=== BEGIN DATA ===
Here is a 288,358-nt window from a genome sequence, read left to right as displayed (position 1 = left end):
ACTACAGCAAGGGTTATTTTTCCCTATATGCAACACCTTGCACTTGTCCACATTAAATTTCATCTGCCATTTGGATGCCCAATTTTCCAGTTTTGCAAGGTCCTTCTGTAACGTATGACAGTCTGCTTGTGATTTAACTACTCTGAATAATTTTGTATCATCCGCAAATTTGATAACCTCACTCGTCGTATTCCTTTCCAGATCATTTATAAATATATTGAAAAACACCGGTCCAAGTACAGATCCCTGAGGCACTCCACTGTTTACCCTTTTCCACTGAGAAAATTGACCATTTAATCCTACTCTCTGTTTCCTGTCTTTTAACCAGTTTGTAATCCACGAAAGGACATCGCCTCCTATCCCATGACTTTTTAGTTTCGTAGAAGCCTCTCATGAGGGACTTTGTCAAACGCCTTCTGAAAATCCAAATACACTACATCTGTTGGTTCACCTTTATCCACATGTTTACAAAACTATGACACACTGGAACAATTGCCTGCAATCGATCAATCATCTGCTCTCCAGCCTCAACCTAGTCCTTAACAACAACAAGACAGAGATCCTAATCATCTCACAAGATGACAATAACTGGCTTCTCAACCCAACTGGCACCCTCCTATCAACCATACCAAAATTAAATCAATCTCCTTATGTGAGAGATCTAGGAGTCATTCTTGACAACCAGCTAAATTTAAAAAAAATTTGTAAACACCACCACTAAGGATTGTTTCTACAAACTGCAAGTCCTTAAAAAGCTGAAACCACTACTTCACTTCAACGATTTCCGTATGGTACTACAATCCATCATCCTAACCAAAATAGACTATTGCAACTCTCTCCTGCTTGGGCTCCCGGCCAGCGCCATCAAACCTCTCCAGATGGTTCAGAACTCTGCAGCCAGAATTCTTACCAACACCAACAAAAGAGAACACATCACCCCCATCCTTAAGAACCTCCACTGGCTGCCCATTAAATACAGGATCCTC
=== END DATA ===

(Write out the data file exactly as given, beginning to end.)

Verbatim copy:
Here is a 288,358-nt window from a genome sequence, read left to right as displayed (position 1 = left end):
ACTACAGCAAGGGTTATTTTTCCCTATATGCAACACCTTGCACTTGTCCACATTAAATTTCATCTGCCATTTGGATGCCCAATTTTCCAGTTTTGCAAGGTCCTTCTGTAACGTATGACAGTCTGCTTGTGATTTAACTACTCTGAATAATTTTGTATCATCCGCAAATTTGATAACCTCACTCGTCGTATTCCTTTCCAGATCATTTATAAATATATTGAAAAACACCGGTCCAAGTACAGATCCCTGAGGCACTCCACTGTTTACCCTTTTCCACTGAGAAAATTGACCATTTAATCCTACTCTCTGTTTCCTGTCTTTTAACCAGTTTGTAATCCACGAAAGGACATCGCCTCCTATCCCATGACTTTTTAGTTTCGTAGAAGCCTCTCATGAGGGACTTTGTCAAACGCCTTCTGAAAATCCAAATACACTACATCTGTTGGTTCACCTTTATCCACATGTTTACAAAACTATGACACACTGGAACAATTGCCTGCAATCGATCAATCATCTGCTCTCCAGCCTCAACCTAGTCCTTAACAACAACAAGACAGAGATCCTAATCATCTCACAAGATGACAATAACTGGCTTCTCAACCCAACTGGCACCCTCCTATCAACCATACCAAAATTAAATCAATCTCCTTATGTGAGAGATCTAGGAGTCATTCTTGACAACCAGCTAAATTTAAAAAAAATTTGTAAACACCACCACTAAGGATTGTTTCTACAAACTGCAAGTCCTTAAAAAGCTGAAACCACTACTTCACTTCAACGATTTCCGTATGGTACTACAATCCATCATCCTAACCAAAATAGACTATTGCAACTCTCTCCTGCTTGGGCTCCCGGCCAGCGCCATCAAACCTCTCCAGATGGTTCAGAACTCTGCAGCCAGAATTCTTACCAACACCAACAAAAGAGAACACATCACCCCCATCCTTAAGAACCTCCACTGGCTGCCCATTAAATACAGGATCCTC